Top 5 Budget Busters

Top 5 Budget Busters

In everyone’s financial life, there are a few things they can count on. One of which is that they will experience some type of budget buster. Some are more serious than others, but most of them can be prevented, or at least the damage can be minimized.

Budget Busters:


The Problem: Whether you rent or own, monthly housing payments are normally a large part of most people’s budgets. The problem comes when it is too large a part. If your housing costs more than 40% of your current budget, you could be in for some tough times.

The Solution: While this may seem drastic, you may have to consider a smaller monthly payment, even if that means moving into a smaller home, a smaller apartment, or perhaps moving a little further from the city. Everyone wants a nice home, but not if you have to give up everything else in life you enjoy.

Car Payment

The Problem: Aside from housing, car payments are one of the most expensive monthly payments families have. Add in car insurance and some regular maintenance, and we’re talking about some serious money. Obviously the more you pay for your housing the less you have for your car.

The Solution: If you have serious financial problems and you have a car loan, you may want to consider downgrading your car. If you bought a $25,000 convertible with payments of $400 per month, perhaps a reasonable lower end sporty car that’s two or three years old for $15,000 and monthly payments of $275 would fit much easier into your budget. Maybe then you can actually afford to buy the gas!


The Problem: Everyone needs a little break now and then. There is nothing wrong with taking a vacation. Just make sure you know how much you have to spend and don’t go over that amount.

The Solution: There is nothing worse than taking a needed vacation to relax, only to get stressed about spending money you don’t have. Check out these tips for saving money for a vacation


The Problem: Guess what? Christmas comes every year at the same time, yet every year people wonder how they spent so much money. They can’t believe all the gifts and decorations they buy (we’ve all been there).

The Solution: Make a list of all the people you buy gifts for, including co-workers, friends, parents, children, etc. Set a reasonable amount for each person. You may have to either adjust your budget or reduce the amount you will spend on each person. Better yet, plan to make gifts (example: bake cookies) or have a gift exchange so everyone isn’t buying for everyone else. Most people are also reasonable enough to set limits (the whole family can agree not spend more than a certain dollar amount). Now you are prepared, so just stick to your plan (or close to it).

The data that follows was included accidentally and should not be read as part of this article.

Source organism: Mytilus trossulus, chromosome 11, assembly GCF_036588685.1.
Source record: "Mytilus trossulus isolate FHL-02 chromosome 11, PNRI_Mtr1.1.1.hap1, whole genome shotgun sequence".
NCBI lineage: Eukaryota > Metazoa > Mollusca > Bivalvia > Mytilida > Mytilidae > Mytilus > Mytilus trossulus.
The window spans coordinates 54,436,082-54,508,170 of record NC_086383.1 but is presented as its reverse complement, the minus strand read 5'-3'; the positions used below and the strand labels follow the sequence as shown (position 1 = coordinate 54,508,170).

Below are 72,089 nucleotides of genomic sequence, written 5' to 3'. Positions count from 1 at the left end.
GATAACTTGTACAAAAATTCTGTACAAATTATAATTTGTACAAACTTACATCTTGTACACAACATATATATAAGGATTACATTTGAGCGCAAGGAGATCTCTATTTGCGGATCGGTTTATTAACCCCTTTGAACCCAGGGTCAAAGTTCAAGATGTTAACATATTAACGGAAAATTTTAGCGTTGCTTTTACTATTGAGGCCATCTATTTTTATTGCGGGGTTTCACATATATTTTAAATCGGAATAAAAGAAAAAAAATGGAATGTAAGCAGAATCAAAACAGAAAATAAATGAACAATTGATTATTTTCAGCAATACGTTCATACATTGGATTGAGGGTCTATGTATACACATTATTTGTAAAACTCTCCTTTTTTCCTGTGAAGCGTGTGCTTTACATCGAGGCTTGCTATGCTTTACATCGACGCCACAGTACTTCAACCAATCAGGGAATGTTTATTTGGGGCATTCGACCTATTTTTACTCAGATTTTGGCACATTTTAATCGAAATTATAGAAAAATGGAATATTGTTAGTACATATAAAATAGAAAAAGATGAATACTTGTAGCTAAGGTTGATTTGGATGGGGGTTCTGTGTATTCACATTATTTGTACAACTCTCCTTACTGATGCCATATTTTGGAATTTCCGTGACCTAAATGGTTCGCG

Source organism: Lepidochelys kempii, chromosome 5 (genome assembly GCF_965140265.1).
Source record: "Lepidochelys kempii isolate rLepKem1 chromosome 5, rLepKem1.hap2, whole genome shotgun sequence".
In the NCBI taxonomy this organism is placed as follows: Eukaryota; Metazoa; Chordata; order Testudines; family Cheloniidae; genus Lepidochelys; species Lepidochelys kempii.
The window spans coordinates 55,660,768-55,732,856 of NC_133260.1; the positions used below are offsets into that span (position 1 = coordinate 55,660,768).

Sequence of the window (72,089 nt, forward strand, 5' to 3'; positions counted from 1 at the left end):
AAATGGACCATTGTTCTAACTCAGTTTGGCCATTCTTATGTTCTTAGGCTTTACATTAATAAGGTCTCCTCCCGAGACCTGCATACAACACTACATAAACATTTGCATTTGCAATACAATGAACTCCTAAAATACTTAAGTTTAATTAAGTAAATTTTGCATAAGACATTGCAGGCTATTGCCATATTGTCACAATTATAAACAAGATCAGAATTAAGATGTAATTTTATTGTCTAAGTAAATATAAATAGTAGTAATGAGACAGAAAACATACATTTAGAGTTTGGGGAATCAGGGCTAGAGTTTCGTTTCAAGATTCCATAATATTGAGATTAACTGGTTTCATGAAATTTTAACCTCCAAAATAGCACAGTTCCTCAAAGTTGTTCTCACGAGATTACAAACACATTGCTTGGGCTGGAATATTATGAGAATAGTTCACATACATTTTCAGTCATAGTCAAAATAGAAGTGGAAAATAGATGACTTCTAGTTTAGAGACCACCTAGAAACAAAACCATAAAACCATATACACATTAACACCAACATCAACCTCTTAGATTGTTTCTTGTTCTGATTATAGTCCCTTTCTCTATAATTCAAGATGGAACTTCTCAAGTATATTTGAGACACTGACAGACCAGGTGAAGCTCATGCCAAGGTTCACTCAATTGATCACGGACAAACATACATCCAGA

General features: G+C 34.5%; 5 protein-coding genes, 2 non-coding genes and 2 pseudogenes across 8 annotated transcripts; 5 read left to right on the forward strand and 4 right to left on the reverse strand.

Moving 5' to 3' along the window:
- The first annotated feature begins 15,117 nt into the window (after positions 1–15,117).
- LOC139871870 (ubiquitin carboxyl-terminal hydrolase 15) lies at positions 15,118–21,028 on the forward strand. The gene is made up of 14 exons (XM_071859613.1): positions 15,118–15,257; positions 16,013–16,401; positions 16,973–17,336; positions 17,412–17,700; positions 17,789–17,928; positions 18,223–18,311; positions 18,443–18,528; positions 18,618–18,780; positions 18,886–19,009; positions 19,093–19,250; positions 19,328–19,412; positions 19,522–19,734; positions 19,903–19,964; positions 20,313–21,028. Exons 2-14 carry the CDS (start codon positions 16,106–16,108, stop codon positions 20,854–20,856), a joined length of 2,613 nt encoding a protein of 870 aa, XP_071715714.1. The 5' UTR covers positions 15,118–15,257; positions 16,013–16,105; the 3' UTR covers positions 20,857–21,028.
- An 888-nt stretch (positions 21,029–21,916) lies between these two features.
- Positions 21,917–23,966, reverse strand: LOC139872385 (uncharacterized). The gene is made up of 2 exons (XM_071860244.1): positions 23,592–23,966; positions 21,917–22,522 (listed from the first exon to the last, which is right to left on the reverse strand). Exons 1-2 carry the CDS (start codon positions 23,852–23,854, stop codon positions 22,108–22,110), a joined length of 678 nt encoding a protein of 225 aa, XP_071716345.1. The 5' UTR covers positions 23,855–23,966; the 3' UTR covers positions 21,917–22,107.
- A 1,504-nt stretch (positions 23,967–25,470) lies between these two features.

The Problem: Birthday gifts, new tires, license renewals…these are all expected emergencies. We know they are going to happen, and we mostly know when and how often, so we should include these costs into our budget. On the other hand, what do we do about unexpected emergencies? We have to prepare for them too.

The Solution: Check out our top 5 tips to save $1,000 in 2 hours. Using these tips you will quickly be able to build up your emergency fund. Trust me, all of the above will happen to most people at some point in their lives. If you are prepared, you will live a more relaxed life.

The Solution to Your Budget Busters

If you really want to get a solid plan in place to solve the budget buster issues, then check out our post that explains how to S.P.E.N.D. your way to success! What are some of the budget busters you have experienced and how did you handle it? Tell us in the comments section below.

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The three authors, Bill Pratt, Mark C. Weitzel, and Len Rhodes, are industry leaders in personal financial education. Together, they have a combined 75 years of experience in banking, economics, and entrepreneurship. Now, they teach thousands of students personal finance concepts and decision making skills, author textbooks and public press books on personal finance, and help schools develop innovative personal finance literacy programs. Recently, they were instrumental in developing a personal financial management certification program for leaders in higher education. The other books in The Money Professor series include The Graduate’s Guide to Life and Money and Extra Credit: The 7 Things Every College Student Needs to Know about Credit, Debt & Ca$h. Their books, lectures, and programs give students, parents, and educators the tools and knowledge to make good financial decisions all their lives.

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